Canada Goose taps artists to reconnect to the physical world

The parka brand fills its reopened store windows with art to inspire customers to venture outside again.


Canada Goose is bringing its relationship with artists to its recently reopened stores as it refocuses marketing efforts on brand storytelling.

Through the inaugural “In Residence” program this summer, Canada Goose is donating prominent space at flagship retail locations in Montreal, Paris, Milan, New York, London and Shanghai to artists, so they can express the resilient spirit of their communities and celebrate togetherness.

In Montreal, visual artist, silkscreen specialist and Banksy collaborator Dominque Petrin is taking over the downtown Rue Sainte Catherine retail location with an installation that highlights the transition from the virtual experiences of the last few months to a reconnection with the real world.

Greg_MablyCanada Goose has frequently engaged with the art world, such as when it launched it limited edition Branta parka collection by commissioning an installation by Brooklyn artist James Clar, repurposing it as Instagram content. To honour Canada Day last week, the brand commissioned Toronto artist Greg Mably to create a custom aurora borealis illustration for its community on Basecamp, a hub that includes email subscribers, followers, public events and video content.

“We have a long history of partnering with creators that we’ve leveraged for various campaigns and usually do so digitally,” says Penny Brook, CMO at Canada Goose. “’In Residence’ is a physical manifestation of this partnership brought to life in our stores for the first time ever.”

The brand has said it’s focusing marketing efforts on brand storytelling and ecommerce, though on the bricks-and-mortar front, CFO Jonathan Sinclair has said that conversion has been good for consumers who have been able to shop at recently reopened stores, as Canada Goose offers “a high-priced item that people plan and seek out.” Overall, the parka brand has been able to stay resilient, as pandemic-related slowdowns being experienced across fashion and retail have aligned with the spring and summer months, which has already historically been the company’s slowest time of year in terms of sales.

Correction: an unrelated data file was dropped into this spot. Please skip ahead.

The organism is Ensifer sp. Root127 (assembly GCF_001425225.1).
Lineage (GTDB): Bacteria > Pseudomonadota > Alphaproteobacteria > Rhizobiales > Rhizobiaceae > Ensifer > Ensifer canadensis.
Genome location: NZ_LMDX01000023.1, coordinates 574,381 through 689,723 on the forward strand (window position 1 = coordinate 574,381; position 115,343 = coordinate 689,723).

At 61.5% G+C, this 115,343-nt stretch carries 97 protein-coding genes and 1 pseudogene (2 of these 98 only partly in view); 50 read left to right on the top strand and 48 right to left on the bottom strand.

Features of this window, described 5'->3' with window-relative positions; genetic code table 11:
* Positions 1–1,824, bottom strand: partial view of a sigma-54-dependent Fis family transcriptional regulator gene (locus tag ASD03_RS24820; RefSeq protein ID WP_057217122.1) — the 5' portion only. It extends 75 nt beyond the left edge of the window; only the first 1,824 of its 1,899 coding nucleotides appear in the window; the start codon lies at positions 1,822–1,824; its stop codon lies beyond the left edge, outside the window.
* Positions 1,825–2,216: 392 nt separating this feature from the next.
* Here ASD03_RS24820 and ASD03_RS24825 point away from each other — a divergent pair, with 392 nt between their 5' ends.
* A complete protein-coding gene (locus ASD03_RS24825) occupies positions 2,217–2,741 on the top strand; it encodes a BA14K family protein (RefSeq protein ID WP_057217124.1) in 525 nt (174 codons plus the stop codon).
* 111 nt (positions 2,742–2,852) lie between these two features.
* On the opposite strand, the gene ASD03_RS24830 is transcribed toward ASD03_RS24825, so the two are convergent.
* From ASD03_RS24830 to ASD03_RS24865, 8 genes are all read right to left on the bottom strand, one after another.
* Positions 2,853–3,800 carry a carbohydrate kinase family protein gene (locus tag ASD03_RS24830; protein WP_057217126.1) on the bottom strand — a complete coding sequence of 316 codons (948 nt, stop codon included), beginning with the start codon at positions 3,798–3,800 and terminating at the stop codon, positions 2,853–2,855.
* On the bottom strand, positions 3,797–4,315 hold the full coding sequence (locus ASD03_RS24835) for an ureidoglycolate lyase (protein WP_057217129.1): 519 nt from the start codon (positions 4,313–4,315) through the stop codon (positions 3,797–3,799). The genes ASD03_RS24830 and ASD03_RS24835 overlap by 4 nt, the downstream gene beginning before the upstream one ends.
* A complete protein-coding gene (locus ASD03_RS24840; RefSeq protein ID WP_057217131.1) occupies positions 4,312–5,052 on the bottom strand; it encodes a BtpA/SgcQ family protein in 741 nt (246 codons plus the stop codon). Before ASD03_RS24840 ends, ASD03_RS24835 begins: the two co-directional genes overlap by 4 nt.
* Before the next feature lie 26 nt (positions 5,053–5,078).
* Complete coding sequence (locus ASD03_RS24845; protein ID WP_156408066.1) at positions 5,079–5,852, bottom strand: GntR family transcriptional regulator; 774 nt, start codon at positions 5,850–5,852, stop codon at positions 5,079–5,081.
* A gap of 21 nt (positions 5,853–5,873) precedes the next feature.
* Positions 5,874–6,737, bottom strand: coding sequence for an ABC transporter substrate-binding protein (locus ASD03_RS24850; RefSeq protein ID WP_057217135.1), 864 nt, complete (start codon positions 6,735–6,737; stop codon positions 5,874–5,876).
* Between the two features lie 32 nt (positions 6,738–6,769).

With many retail stores boarding up their windows or focused on value-driven propositions, Brook says the brand felt it was important to provide a non-commercial consumer experience, set back from commercial gains, where customers could slow down and reconnect and appreciate the world again. It ties back into the brand’s “Live in the Open” theme, which was originally launched in 2019 as a docuseries predicated on breaking boundaries and connecting communities with the outside world, both physically and emotionally.

“We’re giving people a reason to venture outdoors again, to visit our stores and see the beautiful creations of hope and optimism that are illustrated in their community,” Brook says, and adds that consumers will see this specific in-store activation also come to life across the brand’s digital channels and social media. Six global artists will “remix” the brand’s essential photography as an extension of the program.

Though Brook stresses that “In Residence” is not about a specific product category, behind the scenes content for this program will feature the artists wearing Canada Goose’s newest Knitwear and Lightweight Down products.

“We’ve emphasized growing our spring categories since it first launched in 2015 and have seen incredible success and growth in the category over the years, with dedicated marketing support during that time,” Brook says. Since it first opened its own retail stores in 2016, she says spring collections are among the fastest growing, even as most people associate Canada Goose with parkas.